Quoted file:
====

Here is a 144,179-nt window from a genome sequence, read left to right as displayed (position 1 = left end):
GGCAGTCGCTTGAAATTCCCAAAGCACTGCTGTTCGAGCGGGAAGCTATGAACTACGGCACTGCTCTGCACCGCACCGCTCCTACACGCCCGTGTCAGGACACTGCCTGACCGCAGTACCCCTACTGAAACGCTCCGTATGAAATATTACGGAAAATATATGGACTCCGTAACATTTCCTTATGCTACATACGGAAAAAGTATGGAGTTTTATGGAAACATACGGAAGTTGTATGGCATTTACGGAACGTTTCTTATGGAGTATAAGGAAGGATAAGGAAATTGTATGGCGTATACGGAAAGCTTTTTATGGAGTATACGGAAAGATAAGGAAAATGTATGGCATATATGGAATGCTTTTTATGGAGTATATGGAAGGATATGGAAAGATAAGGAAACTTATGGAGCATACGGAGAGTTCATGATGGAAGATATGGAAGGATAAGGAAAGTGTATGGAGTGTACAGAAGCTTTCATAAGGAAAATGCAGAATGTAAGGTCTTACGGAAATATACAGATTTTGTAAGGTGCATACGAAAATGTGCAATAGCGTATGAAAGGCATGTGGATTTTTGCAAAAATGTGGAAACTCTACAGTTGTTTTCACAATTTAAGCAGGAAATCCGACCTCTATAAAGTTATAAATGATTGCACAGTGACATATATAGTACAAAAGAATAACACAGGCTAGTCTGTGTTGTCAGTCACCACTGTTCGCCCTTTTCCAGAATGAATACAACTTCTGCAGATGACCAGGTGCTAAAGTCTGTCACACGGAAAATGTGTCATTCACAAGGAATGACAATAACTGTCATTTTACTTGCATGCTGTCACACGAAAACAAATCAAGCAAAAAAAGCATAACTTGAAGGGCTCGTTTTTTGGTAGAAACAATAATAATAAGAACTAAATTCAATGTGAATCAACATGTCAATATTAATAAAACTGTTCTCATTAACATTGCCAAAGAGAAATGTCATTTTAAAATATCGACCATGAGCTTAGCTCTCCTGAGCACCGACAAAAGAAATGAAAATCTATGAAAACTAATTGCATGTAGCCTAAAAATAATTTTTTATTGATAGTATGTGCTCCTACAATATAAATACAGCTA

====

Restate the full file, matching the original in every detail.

Here is a 144,179-nt window from a genome sequence, read left to right as displayed (position 1 = left end):
GGCAGTCGCTTGAAATTCCCAAAGCACTGCTGTTCGAGCGGGAAGCTATGAACTACGGCACTGCTCTGCACCGCACCGCTCCTACACGCCCGTGTCAGGACACTGCCTGACCGCAGTACCCCTACTGAAACGCTCCGTATGAAATATTACGGAAAATATATGGACTCCGTAACATTTCCTTATGCTACATACGGAAAAAGTATGGAGTTTTATGGAAACATACGGAAGTTGTATGGCATTTACGGAACGTTTCTTATGGAGTATAAGGAAGGATAAGGAAATTGTATGGCGTATACGGAAAGCTTTTTATGGAGTATACGGAAAGATAAGGAAAATGTATGGCATATATGGAATGCTTTTTATGGAGTATATGGAAGGATATGGAAAGATAAGGAAACTTATGGAGCATACGGAGAGTTCATGATGGAAGATATGGAAGGATAAGGAAAGTGTATGGAGTGTACAGAAGCTTTCATAAGGAAAATGCAGAATGTAAGGTCTTACGGAAATATACAGATTTTGTAAGGTGCATACGAAAATGTGCAATAGCGTATGAAAGGCATGTGGATTTTTGCAAAAATGTGGAAACTCTACAGTTGTTTTCACAATTTAAGCAGGAAATCCGACCTCTATAAAGTTATAAATGATTGCACAGTGACATATATAGTACAAAAGAATAACACAGGCTAGTCTGTGTTGTCAGTCACCACTGTTCGCCCTTTTCCAGAATGAATACAACTTCTGCAGATGACCAGGTGCTAAAGTCTGTCACACGGAAAATGTGTCATTCACAAGGAATGACAATAACTGTCATTTTACTTGCATGCTGTCACACGAAAACAAATCAAGCAAAAAAAGCATAACTTGAAGGGCTCGTTTTTTGGTAGAAACAATAATAATAAGAACTAAATTCAATGTGAATCAACATGTCAATATTAATAAAACTGTTCTCATTAACATTGCCAAAGAGAAATGTCATTTTAAAATATCGACCATGAGCTTAGCTCTCCTGAGCACCGACAAAAGAAATGAAAATCTATGAAAACTAATTGCATGTAGCCTAAAAATAATTTTTTATTGATAGTATGTGCTCCTACAATATAAATACAGCTA